Best foot forward


The best piece of advice I’ve ever got in running was ‘always have a goal’ to keep you motivated

When did you start running and why?

I started running when I gave up smoking (30 a day) five years ago. Running provided a distraction from the cravings and also gave me great satisfaction and a sense of achievement every time I completed a run.

What’s been your biggest achievement?

My biggest athletic achievement was when I won the Anglo Celtic Plate 100km road race in July in Wales. This is an ultra marathon which is staged annually between the top ultra marathoners in Ireland, England, Scotland and Wales. What made the win even more special was the fact that I was the first ever Irishman to have won the event.

What’s the best thing about running?

The best thing about running for me is the simplicity of it. You don’t need any equipment. Anybody can do it, whether you are an elite athlete or a fun runner. I love the buzz it gives me. A run first thing in the morning sets me up for the day.

What’s the one thing you’d change about running?

Personally I wouldn’t change a thing about running. It is probably one of the most honest sports out there, whereby you will only gain whatever you put in, unlike team sports where if you are having a bad day, you have a dozen other team mates to carry you.

Where’s your regular run route?

Being an ultra marathoner means I run a fairly high mileage training week so my run routes vary, but I have a route which I run every Sunday which takes me 15-20 miles from home (depending on the stage of training I’m in) which is Ennis. It is along country roads in Clare, which I like because they are so peaceful. Also the reason I run out 15-20 miles is because I know I will have to run another 15-20 miles if I want to get home. I remove the temptation of cutting my run short if I’m feeling tired.

What are you training for?

At the moment I am in training for the European 100km Championships, which will take place in France in April. I hope that I have done enough over the past year to ensure selection on the Irish team and earn my sixth international vest.

What’s your goal?

I believe that if you’re going to dream, you may as well make it a good one, so my ultimate goal is to medal at a major championships.

Are you a morning or evening runner?

Both. I train in the morning and evening. I do a short run of six to seven miles in the morning at an easy pace and then, after work, I will do a faster session of anything from eight to 18 miles.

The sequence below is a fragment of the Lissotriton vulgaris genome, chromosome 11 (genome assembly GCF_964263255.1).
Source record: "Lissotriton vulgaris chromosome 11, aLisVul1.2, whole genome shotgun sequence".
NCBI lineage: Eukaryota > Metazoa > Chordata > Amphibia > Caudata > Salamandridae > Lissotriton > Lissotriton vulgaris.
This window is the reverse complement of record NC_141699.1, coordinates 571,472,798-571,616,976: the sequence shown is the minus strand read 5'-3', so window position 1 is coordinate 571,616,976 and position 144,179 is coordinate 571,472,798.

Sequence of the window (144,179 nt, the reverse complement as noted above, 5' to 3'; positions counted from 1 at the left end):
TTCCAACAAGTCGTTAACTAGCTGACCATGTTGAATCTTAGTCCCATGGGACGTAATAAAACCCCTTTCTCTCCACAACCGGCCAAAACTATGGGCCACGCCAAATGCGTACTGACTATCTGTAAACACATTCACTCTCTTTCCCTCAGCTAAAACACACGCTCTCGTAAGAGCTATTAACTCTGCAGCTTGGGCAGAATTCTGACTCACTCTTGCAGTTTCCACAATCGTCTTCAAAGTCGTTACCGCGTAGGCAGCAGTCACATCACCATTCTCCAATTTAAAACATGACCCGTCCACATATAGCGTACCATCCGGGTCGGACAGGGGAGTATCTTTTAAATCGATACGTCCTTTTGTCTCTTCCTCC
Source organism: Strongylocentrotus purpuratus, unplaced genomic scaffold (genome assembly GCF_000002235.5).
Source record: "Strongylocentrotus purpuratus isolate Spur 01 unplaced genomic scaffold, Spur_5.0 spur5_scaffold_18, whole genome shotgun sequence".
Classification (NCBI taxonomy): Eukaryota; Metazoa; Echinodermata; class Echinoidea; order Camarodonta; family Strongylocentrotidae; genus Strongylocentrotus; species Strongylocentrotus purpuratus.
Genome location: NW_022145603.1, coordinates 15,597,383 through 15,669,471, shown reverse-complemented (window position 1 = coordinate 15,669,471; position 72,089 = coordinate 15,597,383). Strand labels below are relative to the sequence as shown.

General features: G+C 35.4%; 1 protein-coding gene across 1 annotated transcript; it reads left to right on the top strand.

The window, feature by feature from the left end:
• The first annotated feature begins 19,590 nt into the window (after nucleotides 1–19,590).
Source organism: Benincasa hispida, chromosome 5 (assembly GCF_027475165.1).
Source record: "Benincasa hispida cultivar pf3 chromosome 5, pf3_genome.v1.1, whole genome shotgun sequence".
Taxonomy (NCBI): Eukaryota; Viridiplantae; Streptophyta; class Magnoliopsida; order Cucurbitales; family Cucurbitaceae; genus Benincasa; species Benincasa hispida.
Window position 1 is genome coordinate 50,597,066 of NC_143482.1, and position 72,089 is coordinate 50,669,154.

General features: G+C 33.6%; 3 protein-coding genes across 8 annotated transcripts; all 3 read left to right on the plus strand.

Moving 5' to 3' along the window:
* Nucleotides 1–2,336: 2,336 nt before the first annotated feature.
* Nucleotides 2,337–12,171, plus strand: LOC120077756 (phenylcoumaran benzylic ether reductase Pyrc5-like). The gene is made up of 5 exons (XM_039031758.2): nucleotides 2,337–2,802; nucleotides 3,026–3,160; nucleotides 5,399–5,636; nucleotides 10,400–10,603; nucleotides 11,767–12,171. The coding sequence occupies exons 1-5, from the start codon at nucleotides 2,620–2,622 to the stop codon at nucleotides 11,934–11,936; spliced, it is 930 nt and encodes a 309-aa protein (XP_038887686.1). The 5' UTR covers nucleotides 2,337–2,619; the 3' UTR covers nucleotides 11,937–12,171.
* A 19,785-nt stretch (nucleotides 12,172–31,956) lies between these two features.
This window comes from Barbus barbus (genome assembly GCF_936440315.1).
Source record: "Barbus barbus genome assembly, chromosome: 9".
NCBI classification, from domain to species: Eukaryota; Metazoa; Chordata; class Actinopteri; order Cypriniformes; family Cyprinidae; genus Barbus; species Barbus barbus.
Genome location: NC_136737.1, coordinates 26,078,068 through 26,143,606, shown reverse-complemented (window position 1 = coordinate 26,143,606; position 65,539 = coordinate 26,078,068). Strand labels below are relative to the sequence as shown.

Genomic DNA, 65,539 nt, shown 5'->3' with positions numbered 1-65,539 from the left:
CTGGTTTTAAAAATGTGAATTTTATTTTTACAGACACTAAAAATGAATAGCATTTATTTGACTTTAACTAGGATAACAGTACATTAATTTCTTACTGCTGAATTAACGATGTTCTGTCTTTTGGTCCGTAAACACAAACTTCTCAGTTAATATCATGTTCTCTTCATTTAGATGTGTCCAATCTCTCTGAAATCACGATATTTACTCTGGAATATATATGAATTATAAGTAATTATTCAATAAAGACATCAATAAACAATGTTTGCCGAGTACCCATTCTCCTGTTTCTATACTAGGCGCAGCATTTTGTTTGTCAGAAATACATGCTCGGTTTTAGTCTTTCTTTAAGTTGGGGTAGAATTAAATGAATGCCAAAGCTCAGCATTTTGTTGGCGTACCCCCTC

Do you stretch?

I do stretch, but maybe not as much as I should. I will try to squeeze a few stretches in when I get a quiet moment at work.

Have you a good or bad diet?

I have availed of a sports nutritionist to try to make sure I am taking on all the right foods before and after my runs. I think that if you are serious about your sport, you will want to be getting as much good stuff in as possible. I do allow myself the odd treat though.

Do you have a personal trainer?

I don’t have a personal trainer. Since I started running I have coached myself. I have picked up bits and pieces from books, the internet and various athletes along the way.

What’s your average training week?

My typical training week consists of two sessions per day Monday-Saturday, with a long run of 30-40 miles on Sunday. When I get within six-eight weeks of a race I will do weekly interval sessions and tempo runs along with hill repeats. Total weekly mileage ranges from 180-200km.

What do you wear on your feet?

At the moment I am wearing Nike Zoom Elites which are a nice lightweight trainer, but if any shoe companies out there would like to sponsor me I’m open to offers . . .

What’s on your iPod when running?

I love music, but not when I’m training.

Have you any niggly injuries?

I have been very fortunate with injuries. I rarely pick up any knocks. Just the normal aches and tired legs after a hard session.

Have you ever been chased by an animal?

I think the most bizarre run I have ever done was when I was about two miles from home running out a country road. I turned a corner when all of a sudden a herd of cattle was approaching me.

Seeing me running startled them and they started running towards me. There was a farmer shouting at me telling me to stop running, but when I did the cows kept on charging toward me so I ran again. After a short chase, I managed to stop them and herd them in to a field. Only problem was it wasn’t a field. It was someone’s back garden.

What’s your favourite running book?

My favourite running book is Eat and Run by Scott Jurek. As an ultra runner there is so much I can relate to in this book.

What’s your favourite running tip?

The best piece of advice I’ve ever got was “always have a goal”. Whether it be a long-term or short-term goal, if you have something to aim for, you will find it much easier to stay motivated during your training.

Next steps

Keith Whyte will be taking part in the five-mile Baby Nicholas Memorial Run at the Cliffs of Moher on March 16th. All funds raised will go towards a first aid room at the Cliffs of Moher and St Munchin’s Hospital. Email: cathy@claresports